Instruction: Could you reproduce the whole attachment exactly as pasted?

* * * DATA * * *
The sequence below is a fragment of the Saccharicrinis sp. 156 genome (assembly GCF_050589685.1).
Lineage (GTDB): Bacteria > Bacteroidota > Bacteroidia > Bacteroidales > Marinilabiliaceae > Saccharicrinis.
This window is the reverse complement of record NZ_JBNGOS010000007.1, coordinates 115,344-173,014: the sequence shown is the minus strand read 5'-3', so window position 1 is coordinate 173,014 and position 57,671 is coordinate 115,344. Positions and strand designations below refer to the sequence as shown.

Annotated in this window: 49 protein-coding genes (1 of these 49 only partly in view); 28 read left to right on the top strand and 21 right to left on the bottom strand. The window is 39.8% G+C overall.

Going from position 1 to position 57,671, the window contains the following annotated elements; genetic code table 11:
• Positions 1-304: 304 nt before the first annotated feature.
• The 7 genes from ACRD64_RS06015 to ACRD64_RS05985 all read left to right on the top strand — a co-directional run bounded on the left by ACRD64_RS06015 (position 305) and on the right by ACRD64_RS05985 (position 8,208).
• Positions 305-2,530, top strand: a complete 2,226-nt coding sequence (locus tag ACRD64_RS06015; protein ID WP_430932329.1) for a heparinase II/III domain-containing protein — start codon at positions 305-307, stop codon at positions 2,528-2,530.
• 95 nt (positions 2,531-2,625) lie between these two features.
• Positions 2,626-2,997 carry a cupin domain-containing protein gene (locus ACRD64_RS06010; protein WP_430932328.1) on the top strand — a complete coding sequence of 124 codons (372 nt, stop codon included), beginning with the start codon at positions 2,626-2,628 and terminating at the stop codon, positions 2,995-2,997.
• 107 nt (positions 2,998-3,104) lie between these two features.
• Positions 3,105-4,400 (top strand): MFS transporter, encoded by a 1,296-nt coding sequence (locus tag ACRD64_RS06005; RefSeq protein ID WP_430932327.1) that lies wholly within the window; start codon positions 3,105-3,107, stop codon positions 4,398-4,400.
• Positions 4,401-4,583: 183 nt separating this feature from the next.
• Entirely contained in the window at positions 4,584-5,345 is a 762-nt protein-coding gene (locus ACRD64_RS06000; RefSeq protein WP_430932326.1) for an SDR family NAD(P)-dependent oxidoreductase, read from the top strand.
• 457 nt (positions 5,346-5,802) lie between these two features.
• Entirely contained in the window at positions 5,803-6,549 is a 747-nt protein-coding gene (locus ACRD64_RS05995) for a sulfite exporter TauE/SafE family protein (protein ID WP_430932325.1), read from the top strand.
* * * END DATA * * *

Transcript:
The sequence below is a fragment of the Saccharicrinis sp. 156 genome (assembly GCF_050589685.1).
Lineage (GTDB): Bacteria > Bacteroidota > Bacteroidia > Bacteroidales > Marinilabiliaceae > Saccharicrinis.
This window is the reverse complement of record NZ_JBNGOS010000007.1, coordinates 115,344-173,014: the sequence shown is the minus strand read 5'-3', so window position 1 is coordinate 173,014 and position 57,671 is coordinate 115,344. Positions and strand designations below refer to the sequence as shown.

Annotated in this window: 49 protein-coding genes (1 of these 49 only partly in view); 28 read left to right on the top strand and 21 right to left on the bottom strand. The window is 39.8% G+C overall.

Going from position 1 to position 57,671, the window contains the following annotated elements; genetic code table 11:
• Positions 1-304: 304 nt before the first annotated feature.
• The 7 genes from ACRD64_RS06015 to ACRD64_RS05985 all read left to right on the top strand — a co-directional run bounded on the left by ACRD64_RS06015 (position 305) and on the right by ACRD64_RS05985 (position 8,208).
• Positions 305-2,530, top strand: a complete 2,226-nt coding sequence (locus tag ACRD64_RS06015; protein ID WP_430932329.1) for a heparinase II/III domain-containing protein — start codon at positions 305-307, stop codon at positions 2,528-2,530.
• 95 nt (positions 2,531-2,625) lie between these two features.
• Positions 2,626-2,997 carry a cupin domain-containing protein gene (locus ACRD64_RS06010; protein WP_430932328.1) on the top strand — a complete coding sequence of 124 codons (372 nt, stop codon included), beginning with the start codon at positions 2,626-2,628 and terminating at the stop codon, positions 2,995-2,997.
• 107 nt (positions 2,998-3,104) lie between these two features.
• Positions 3,105-4,400 (top strand): MFS transporter, encoded by a 1,296-nt coding sequence (locus tag ACRD64_RS06005; RefSeq protein ID WP_430932327.1) that lies wholly within the window; start codon positions 3,105-3,107, stop codon positions 4,398-4,400.
• Positions 4,401-4,583: 183 nt separating this feature from the next.
• Entirely contained in the window at positions 4,584-5,345 is a 762-nt protein-coding gene (locus ACRD64_RS06000; RefSeq protein WP_430932326.1) for an SDR family NAD(P)-dependent oxidoreductase, read from the top strand.
• 457 nt (positions 5,346-5,802) lie between these two features.
• Entirely contained in the window at positions 5,803-6,549 is a 747-nt protein-coding gene (locus ACRD64_RS05995) for a sulfite exporter TauE/SafE family protein (protein ID WP_430932325.1), read from the top strand.